Customer Experience in the Automotive Industry
For many consumers, the purchase of a car is the second largest investment they will make in their lifetime. Aside from buying a house, it requires the largest amount of time, research, and financial investment and can be a long and tedious process. Unfortunately for many consumers, the car-buying journey is disjointed, causing a lot of stress and leaving them feeling unvalued by the car company and even taken advantage of at the end of the day. How can businesses improve this experience and have their customers feeling better about their journey overall? What if the pain-points experienced by consumers could be turned into differentiators for the company that not only improved customer experience but resulted in increased sales and brand satisfaction?
The Deloitte and Adobe Study
A recent study by Deloitte Digital and Adobe aimed to better understand the pain points for customers purchasing new cars. The goal was to identify areas where customers felt overwhelmed, misinformed, or lost during the car-buying process in an effort to improve these areas of the customer experience. The study was conducted across a range of customers throughout Germany, the UK, and France. The study identified pain points across five steps within the customer’s car-buying journey. It looked at why these pain points exist and explored how businesses could address these issues to produce a better experience across the board.
The first stage of the car-buying journey is gaining information about available products and narrowing it down to a select few options that you would like to investigate further. In this stage of the process, many buyers feel overwhelmed by the sheer number of available vehicles and options available on them. They feel as if there should be more personalisation when searching for vehicles, where they can fill out a few questions about what they’re looking for and have a set of relevant options presented to them. Digital marketing can help with this, providing selections to users based on profile attributes or self-supplied answers to specific questions.
Once consumers have narrowed down their list of options, they usually go to the dealer and test drive the vehicle in what we call the contact stage. In this stage customers are often wary of pushy salespeople and may feel as if they are being upsold options or models that they don’t need. They often feel unappreciated for the amount of money they are about to spend, which is far different from the warmer experience offered when purchasing less expensive items in person or through an online site. In this piece of the customer journey it is important for the salesperson to be aware of who the consumer is and what he or she is interested in, and to make the overall contact experience a pleasant one, where the individual feels valued and taken care of by the business or brand.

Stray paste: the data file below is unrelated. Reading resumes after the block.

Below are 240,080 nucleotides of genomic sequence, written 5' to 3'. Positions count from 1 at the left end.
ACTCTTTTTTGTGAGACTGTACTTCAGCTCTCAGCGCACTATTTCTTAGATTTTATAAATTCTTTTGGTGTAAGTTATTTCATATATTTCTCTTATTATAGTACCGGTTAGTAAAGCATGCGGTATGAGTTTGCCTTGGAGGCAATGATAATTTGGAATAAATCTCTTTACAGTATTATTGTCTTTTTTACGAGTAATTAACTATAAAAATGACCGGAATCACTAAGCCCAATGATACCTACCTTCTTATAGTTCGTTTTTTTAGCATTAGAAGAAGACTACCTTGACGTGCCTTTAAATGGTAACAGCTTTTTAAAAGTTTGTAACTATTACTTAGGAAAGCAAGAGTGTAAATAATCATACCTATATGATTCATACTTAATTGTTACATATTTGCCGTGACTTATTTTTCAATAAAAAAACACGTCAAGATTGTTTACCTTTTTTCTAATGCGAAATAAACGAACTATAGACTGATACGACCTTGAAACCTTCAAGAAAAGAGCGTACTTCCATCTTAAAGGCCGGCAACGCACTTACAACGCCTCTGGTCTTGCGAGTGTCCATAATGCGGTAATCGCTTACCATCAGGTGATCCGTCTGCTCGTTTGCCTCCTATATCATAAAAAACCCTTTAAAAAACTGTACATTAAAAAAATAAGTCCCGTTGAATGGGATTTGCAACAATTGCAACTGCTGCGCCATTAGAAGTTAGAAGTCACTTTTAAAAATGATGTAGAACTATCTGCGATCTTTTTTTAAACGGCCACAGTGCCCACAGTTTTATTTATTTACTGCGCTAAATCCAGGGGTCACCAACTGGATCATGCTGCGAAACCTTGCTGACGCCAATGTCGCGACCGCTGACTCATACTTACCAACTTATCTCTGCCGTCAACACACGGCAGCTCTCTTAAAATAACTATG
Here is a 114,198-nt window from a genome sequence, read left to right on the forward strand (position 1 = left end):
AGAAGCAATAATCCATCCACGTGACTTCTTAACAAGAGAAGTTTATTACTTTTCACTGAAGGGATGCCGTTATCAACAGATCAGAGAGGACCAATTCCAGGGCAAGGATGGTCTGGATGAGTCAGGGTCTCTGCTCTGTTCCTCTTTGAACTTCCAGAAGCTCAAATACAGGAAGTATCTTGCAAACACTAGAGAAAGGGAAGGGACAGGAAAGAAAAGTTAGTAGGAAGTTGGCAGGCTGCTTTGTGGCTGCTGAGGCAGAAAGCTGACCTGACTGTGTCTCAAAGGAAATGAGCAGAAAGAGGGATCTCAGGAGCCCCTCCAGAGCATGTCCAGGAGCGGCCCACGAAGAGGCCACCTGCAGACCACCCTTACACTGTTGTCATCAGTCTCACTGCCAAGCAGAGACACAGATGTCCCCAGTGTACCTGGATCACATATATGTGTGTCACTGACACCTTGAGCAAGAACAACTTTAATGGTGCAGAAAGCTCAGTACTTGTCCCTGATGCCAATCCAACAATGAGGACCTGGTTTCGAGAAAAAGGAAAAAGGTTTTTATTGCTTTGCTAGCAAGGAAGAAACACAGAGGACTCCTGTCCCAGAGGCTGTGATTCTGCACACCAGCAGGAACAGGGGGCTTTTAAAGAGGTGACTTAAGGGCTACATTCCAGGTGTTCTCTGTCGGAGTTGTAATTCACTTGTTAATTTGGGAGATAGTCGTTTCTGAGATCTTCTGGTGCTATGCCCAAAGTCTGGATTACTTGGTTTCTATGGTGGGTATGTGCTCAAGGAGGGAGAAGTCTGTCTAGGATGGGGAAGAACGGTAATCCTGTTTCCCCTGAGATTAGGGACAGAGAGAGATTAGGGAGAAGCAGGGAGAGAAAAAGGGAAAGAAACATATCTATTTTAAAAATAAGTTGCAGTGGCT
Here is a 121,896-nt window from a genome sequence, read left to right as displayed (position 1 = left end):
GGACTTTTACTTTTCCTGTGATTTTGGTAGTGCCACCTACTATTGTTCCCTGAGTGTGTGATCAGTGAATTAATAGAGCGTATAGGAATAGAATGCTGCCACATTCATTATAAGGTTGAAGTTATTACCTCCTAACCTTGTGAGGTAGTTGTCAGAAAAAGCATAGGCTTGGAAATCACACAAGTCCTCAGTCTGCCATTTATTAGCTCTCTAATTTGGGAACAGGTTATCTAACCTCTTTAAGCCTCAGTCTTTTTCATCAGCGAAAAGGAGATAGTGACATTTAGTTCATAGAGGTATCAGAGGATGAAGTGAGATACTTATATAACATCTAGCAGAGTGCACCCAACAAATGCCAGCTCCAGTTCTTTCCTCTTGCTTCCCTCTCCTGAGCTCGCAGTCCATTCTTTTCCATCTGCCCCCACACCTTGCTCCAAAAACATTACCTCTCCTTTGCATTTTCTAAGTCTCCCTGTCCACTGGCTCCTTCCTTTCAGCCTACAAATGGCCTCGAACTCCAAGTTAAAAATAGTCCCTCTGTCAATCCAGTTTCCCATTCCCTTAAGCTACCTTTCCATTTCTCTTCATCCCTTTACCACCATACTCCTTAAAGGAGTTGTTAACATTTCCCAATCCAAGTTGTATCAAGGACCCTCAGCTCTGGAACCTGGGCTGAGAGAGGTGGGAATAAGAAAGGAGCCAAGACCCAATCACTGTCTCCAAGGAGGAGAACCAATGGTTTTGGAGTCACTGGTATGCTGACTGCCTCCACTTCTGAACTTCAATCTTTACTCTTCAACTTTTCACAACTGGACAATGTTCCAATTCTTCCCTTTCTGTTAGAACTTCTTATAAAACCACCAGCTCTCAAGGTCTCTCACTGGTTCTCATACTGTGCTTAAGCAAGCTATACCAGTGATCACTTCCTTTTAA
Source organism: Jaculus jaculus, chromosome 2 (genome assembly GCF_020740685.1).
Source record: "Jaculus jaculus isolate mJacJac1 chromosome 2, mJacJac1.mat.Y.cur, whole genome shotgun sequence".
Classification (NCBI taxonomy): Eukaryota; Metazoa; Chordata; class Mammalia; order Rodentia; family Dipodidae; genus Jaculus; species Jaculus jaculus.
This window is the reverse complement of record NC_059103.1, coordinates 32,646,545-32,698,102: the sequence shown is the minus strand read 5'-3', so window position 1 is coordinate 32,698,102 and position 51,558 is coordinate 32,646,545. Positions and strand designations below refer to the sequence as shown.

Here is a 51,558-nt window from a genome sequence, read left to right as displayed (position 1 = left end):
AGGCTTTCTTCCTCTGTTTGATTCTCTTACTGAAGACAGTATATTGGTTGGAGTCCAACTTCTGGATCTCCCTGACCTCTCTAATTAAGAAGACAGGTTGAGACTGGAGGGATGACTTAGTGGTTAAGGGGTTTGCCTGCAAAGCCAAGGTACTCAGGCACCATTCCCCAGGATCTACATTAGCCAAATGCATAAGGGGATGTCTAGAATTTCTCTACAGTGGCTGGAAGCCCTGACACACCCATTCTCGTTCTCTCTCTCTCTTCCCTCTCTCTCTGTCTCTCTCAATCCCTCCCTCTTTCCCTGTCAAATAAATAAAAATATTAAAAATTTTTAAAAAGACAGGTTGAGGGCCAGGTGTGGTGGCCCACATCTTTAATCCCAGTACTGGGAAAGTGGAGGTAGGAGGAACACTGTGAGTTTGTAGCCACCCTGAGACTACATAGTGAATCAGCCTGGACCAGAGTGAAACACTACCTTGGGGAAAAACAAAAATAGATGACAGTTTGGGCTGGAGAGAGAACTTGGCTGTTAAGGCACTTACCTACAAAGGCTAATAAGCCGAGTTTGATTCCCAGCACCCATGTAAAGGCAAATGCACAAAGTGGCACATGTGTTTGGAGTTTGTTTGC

During the purchasing phase of the process, which includes final decision making, negotiations, contract signing, and purchase, consumers feel as if they lack control or guidance. They often look to their representative for cues that they are making the right choice, and the lack of interaction on this level leaves them feeling unsure and skeptical. Oftentimes they are unaware of potential add-ons to their contract that they may be offered, and feel rushed into decisions without having a safe place to fully review things like service plans or warranties. In this phase, customers need a trusted advisor that can accurately explain the benefits of such add-ons as they relate directly to the customer and the customer’s particular situation.
During the waiting period from purchase to handover, which can take from several days to several months, consumers who have had a stressful experience may feel buyer’s remorse over their purchase. They can be plagued with feelings of doubt about their purchase, especially when they are not informed of how long the process will take, or have not been reassured as to the value of their purchase. During this time there is relatively little to no contact from the business, which can leave them feeling alone or abandoned. Having a positive experience up to this point, combined with more involved updates and interaction from the company, can ease the pain of this stressful time, and improve brand loyalty from the consumer.
The stage after the sale involves everything from follow-up to maintenance. This stage is one of the most important for businesses that want to secure repeat purchases and brand loyalty from the consumer. Unfortunately many consumers feel abandoned after the sale as well. They feel there is no personalisation from the company when they contact it about needs for their car, and the lack of follow-up can have them feeling tossed aside by the company and valued simply for the money they’ve spent, and not as an ambassador for the brand. This poor experience can be addressed by ensuring they have a particular point of contact that they can get in touch with for questions or other follow-up needs. It is important to understand that flooding the customer with maintenance ads or offers is not considered follow-up, and in fact it often makes the customer feel less valued overall.
The Path Forward
The Deloitte study identified a number of pain points experienced by car buyers as they go through the purchasing journey. If properly addressed, these pain points can become differentiators looking to increase sales and brand loyalty in a rapidly changing marketplace. Over the next few months, I’ll be sharing my own journey through the car-buying process as I look to purchase a new vehicle myself. Hopefully this will provide a raw look into the presence of these pain points, and give some insight into how car companies can improve the purchasing process for their consumers and the overall customer experience.